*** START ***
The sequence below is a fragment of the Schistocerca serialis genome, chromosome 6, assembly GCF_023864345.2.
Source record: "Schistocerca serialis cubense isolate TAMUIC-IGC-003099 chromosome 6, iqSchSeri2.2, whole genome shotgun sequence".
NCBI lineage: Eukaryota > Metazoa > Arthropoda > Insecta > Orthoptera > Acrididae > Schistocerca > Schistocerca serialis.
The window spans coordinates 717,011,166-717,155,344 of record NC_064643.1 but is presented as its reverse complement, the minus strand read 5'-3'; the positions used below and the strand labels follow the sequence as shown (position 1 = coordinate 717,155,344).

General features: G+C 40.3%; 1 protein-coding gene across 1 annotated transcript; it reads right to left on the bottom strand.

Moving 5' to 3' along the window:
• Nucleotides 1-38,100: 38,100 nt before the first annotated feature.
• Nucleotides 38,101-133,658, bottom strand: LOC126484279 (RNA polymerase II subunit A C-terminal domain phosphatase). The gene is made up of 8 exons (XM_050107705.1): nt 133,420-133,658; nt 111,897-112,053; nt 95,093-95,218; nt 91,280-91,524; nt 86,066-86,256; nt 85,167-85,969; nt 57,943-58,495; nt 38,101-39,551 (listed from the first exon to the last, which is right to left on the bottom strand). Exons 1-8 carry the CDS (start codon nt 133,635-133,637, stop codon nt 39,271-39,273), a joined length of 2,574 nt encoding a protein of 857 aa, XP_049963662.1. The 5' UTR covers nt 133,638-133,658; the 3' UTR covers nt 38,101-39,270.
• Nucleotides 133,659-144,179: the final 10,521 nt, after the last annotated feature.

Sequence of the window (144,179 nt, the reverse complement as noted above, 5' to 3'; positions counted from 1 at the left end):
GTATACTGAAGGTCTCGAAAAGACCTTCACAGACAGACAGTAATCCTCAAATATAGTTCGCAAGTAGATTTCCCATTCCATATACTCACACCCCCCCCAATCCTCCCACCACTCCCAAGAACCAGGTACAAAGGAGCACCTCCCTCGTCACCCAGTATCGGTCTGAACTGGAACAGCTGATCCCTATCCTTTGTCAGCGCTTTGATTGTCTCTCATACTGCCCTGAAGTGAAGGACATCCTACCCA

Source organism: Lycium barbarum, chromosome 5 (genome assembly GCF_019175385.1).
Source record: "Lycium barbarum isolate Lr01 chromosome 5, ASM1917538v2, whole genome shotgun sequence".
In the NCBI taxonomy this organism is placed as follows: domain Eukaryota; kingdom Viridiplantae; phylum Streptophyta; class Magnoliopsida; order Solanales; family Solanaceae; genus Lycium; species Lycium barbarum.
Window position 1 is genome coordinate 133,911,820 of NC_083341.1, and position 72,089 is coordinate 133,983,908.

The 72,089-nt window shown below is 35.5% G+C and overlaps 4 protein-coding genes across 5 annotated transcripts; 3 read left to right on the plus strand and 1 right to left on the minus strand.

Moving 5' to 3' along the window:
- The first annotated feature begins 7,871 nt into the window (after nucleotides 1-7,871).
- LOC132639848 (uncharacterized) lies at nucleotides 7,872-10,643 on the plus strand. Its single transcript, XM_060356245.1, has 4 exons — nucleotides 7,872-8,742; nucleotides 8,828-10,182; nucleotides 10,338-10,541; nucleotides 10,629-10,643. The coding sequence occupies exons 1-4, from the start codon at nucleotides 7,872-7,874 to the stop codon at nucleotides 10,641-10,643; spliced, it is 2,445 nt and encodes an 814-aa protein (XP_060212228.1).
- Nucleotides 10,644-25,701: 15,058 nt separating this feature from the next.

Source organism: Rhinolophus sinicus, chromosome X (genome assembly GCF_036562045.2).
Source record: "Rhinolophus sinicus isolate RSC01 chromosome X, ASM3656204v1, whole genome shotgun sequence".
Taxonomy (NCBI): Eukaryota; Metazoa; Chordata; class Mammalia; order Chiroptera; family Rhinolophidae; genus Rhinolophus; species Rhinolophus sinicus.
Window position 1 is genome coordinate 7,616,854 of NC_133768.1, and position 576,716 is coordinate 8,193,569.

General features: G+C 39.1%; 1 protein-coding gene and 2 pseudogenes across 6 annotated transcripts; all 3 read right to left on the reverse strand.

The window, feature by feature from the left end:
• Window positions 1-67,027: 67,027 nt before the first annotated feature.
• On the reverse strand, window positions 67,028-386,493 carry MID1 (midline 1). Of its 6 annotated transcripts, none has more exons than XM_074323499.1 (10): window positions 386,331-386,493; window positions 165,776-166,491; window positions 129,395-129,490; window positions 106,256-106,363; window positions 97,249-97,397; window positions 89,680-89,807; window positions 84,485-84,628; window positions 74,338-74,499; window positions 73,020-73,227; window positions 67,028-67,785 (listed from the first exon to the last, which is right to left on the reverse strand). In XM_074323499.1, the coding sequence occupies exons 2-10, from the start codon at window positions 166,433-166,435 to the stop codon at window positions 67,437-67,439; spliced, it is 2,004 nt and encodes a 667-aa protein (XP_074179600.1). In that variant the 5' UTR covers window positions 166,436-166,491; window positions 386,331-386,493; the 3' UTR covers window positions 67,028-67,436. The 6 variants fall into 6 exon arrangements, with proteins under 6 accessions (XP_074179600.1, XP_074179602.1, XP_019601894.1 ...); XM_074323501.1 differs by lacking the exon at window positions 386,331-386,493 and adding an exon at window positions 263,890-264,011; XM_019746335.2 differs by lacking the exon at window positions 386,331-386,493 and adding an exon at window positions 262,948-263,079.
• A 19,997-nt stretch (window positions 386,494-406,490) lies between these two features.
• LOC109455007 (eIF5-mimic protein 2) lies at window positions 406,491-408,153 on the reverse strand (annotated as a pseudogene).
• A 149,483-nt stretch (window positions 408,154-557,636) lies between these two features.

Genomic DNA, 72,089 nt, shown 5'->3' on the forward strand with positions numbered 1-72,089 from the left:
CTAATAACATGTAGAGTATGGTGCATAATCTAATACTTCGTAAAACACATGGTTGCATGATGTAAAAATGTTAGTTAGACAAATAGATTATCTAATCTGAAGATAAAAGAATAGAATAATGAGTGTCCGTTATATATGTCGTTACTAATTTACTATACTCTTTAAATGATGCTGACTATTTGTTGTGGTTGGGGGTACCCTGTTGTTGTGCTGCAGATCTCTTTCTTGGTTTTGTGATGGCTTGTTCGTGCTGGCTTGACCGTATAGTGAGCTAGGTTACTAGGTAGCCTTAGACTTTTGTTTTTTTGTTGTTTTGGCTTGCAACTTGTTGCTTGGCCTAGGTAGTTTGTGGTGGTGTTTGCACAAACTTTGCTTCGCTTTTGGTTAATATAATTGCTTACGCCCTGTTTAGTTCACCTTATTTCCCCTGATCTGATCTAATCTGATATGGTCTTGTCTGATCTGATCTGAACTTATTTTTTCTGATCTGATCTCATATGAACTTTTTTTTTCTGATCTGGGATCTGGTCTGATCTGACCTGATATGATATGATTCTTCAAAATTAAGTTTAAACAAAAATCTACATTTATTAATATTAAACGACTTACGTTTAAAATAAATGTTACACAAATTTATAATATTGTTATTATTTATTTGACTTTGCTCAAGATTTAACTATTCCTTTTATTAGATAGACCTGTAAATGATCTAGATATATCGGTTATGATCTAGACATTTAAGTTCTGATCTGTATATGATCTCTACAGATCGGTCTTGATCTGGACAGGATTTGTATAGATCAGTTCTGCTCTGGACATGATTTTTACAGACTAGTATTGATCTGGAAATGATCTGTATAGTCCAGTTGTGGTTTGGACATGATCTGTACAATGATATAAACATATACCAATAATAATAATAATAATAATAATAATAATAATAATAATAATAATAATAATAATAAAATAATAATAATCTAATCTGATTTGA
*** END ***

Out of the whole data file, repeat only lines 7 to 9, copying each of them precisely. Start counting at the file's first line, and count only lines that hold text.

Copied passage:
• Nucleotides 1-38,100: 38,100 nt before the first annotated feature.
• Nucleotides 38,101-133,658, bottom strand: LOC126484279 (RNA polymerase II subunit A C-terminal domain phosphatase). The gene is made up of 8 exons (XM_050107705.1): nt 133,420-133,658; nt 111,897-112,053; nt 95,093-95,218; nt 91,280-91,524; nt 86,066-86,256; nt 85,167-85,969; nt 57,943-58,495; nt 38,101-39,551 (listed from the first exon to the last, which is right to left on the bottom strand). Exons 1-8 carry the CDS (start codon nt 133,635-133,637, stop codon nt 39,271-39,273), a joined length of 2,574 nt encoding a protein of 857 aa, XP_049963662.1. The 5' UTR covers nt 133,638-133,658; the 3' UTR covers nt 38,101-39,270.
• Nucleotides 133,659-144,179: the final 10,521 nt, after the last annotated feature.